Bowie never stopped collaborating, never stopped travelling between media, walking through walls with a light-footedness that few have ever matched. One of his last great songs was “Where Are We Now?”, a plaintive, heartbreakingly spare hymn to ageing, to abiding loss and abiding love. The video, directed by Tony Oursler, is set in an artist’s studio, that site of rigorous and messy transformation, Bowie’s psychic home throughout the years. “As long as there’s me,” he sings, his face lined and sorrowful. “As long as there’s you.”

Well, there is no him now; only the ­record of those impossible, breathtaking, seemingly endless transformations. Ch-ch-ch-changes, as he once sang: the absolute essence of art.

Olivia Laing’s new book, “The Lonely City”, will be published in March by Canongate

This article first appeared in the 14 January 2016 issue of the New Statesman, David Bowie

Show Hide image

I assumed the elephant orchestra was a gimmick. But those pachyderms can play

Training an animal, Pavlov-style, to do human-designed tricks is one thing, but to have it come, voluntarily, to music practice is quite another.

When I first heard about it, I assumed it was a gimmick; which says much about human prejudice, I suppose. Still, I like to think that my initial scepticism was founded, not on some anthropocentric impulse, but upon its precise opposite.

Of course, I know that animals make music, but an elephant orchestra, complete with drums, gongs and harmonicas? Playing pieces that humans would consider pleasing to the ear? That proposition took me back to the early nature programmes, where the animals had distinctly human personalities. The grumpy pelican. The shy hedgehog. The mischievous chimpanzee. When humans argue about whether, or to what extent, animals have feelings, what they usually mean is: do animals have human feelings? To which I think the answer is: no – and why should they?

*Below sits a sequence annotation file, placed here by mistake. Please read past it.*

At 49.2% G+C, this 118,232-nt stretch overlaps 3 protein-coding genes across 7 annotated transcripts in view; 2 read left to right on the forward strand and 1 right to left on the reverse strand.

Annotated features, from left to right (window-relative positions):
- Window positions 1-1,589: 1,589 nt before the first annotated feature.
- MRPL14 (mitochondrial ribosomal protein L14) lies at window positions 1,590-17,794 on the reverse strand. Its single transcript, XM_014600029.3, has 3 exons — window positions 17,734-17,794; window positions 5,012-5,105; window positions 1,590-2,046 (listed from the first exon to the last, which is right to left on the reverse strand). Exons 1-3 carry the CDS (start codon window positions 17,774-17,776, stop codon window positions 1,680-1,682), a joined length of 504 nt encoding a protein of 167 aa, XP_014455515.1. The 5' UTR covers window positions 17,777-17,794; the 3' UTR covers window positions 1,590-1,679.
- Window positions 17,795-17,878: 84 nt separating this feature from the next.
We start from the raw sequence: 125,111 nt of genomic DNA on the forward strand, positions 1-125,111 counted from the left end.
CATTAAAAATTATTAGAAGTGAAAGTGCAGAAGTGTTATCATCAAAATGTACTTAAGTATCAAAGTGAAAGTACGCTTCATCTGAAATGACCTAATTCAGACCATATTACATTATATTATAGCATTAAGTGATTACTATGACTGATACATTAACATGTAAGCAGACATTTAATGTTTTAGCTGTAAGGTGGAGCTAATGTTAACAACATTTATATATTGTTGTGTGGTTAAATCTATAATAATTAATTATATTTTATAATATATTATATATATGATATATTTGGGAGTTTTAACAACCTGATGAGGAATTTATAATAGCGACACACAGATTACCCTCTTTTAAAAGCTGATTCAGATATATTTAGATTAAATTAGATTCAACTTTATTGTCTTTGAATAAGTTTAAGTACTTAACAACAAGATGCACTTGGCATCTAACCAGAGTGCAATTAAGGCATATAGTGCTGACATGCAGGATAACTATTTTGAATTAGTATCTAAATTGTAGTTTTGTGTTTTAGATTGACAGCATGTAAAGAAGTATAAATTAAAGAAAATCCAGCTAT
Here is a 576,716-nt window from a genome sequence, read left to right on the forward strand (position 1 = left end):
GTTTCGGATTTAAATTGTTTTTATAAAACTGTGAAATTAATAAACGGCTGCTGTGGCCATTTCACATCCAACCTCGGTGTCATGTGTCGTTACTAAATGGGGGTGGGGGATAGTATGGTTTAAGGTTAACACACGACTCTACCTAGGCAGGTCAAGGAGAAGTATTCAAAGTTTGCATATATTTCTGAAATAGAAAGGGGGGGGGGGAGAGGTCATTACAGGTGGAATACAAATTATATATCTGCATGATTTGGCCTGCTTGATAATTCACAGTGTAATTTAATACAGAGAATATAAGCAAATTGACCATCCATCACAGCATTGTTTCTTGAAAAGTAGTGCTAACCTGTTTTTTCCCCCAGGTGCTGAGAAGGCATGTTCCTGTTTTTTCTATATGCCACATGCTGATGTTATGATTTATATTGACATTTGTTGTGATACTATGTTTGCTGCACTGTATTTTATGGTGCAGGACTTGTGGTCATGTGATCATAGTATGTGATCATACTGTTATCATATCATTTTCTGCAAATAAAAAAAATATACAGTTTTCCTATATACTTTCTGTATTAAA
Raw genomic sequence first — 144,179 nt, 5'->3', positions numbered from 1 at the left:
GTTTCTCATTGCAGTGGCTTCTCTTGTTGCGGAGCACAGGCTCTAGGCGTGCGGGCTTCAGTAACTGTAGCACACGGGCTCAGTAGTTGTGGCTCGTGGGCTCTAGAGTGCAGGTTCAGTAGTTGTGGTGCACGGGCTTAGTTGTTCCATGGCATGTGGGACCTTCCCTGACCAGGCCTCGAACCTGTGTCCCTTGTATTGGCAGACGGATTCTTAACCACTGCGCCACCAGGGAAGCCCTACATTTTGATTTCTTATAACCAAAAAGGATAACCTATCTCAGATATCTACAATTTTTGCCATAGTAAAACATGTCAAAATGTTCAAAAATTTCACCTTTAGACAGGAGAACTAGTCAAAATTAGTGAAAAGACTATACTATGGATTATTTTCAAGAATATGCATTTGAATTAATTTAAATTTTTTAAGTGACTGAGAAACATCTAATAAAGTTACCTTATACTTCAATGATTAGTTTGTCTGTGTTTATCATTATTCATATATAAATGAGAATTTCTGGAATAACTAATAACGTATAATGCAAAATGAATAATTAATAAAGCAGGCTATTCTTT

No surprise, then, that when a friend offered to play me a CD recorded by the Elephant Orchestra of Thailand, I was as wary as I was curious.

The orchestra began as a side project of the Thai Elephant Conservation Center in 1999, after Richard Lair, a zoologist and artist (who had already begun teaching elephants to paint) met the experimental composer Dave Soldier and they decided that, if elephants could enjoy making pictures, perhaps they might also enjoy making music.

That word, enjoy, makes all the difference, of course: training an animal, Pavlov-style, to do human-designed tricks is one thing, but to have it come, voluntarily, to music practice on a damp Wednesday afternoon is quite another. Still, as the music began, I was aware that I had no way of knowing whether these majestic animals were being manipulated, merely to entertain humans – though as Lair has remarked, it isn’t that easy to manipulate an orchestra of around 12 players who, together, weigh three times as much as the entire Berlin Philharmonic.

Knowing that sales of the CD would benefit the Elephant Conservation Center itself didn’t altogether dispel my suspicions. Yet, listening to the various recorded performances, I began to feel that the elephant musicians really did get a kick out of banging drums and gongs, playing a thunder sheet, or wailing on a harmonica (a sound that is beautifully wistful to the human ear, though we can only speculate as to what it expresses for an elephant). There was an energy to the playing that I like to think betokened more than just a desire to satisfy a taskmaster.

The Thai Elephant Orchestra was started to raise funds to keep the animals in decent conditions after logging was restricted in Thailand in the early 1990s – and what better story than that of a community that learns how to survive by making art? As for the music, it seemed to fall into two categories: one where it was clear that the players had been directed to approximate existing orchestral works (there is a wild performance of Beethoven’s Pastoral Symphony, for example) and these performances I could take or leave. Yet where the music arose more spontaneously, where it was allowed to be just elephant music, I was enthralled.

Dave Soldier has said that, “When you hear the elephant music you’re hearing what they mean to make” – and I find that idea infinitely intriguing. How does he know this? How can I know, just by listening? The fact is that I can’t, and yet, for long moments, I felt it in the marrow of my bones, like the resonance of a gong, or the eerie call of an elephant harmonica.

This article first appeared in the 13 March 2018 issue of the New Statesman, Putin’s spy game